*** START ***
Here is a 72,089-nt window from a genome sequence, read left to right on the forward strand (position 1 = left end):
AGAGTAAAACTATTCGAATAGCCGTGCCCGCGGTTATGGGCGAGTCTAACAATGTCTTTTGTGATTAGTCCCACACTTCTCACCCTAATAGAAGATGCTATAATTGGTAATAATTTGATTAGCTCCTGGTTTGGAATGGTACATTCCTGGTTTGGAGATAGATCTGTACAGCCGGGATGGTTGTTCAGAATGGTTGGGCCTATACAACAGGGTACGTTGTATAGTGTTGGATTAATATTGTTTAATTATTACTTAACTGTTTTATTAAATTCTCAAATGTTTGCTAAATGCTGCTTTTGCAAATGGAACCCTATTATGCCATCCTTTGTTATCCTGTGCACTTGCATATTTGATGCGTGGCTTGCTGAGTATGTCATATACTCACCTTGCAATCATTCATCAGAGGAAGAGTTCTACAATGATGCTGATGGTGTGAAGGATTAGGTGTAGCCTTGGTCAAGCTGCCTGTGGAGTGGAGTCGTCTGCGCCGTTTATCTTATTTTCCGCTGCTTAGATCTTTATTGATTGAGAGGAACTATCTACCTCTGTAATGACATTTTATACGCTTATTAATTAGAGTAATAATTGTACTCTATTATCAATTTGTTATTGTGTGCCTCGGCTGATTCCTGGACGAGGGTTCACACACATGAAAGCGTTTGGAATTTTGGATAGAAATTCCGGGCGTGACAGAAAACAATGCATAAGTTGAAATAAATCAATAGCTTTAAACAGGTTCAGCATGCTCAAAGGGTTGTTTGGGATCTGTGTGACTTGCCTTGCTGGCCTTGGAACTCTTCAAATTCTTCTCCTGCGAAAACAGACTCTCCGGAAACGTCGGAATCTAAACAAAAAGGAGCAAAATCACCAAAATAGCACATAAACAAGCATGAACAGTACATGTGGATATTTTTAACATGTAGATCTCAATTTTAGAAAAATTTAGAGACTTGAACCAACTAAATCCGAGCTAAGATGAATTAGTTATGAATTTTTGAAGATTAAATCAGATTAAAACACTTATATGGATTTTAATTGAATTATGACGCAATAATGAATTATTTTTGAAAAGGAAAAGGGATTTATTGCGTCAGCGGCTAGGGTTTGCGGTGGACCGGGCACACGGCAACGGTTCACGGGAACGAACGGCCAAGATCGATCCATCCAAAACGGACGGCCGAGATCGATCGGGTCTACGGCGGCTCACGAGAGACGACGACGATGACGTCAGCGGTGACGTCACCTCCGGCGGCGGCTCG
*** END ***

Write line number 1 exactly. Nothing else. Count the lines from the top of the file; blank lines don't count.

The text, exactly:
Here is a 72,089-nt window from a genome sequence, read left to right on the forward strand (position 1 = left end):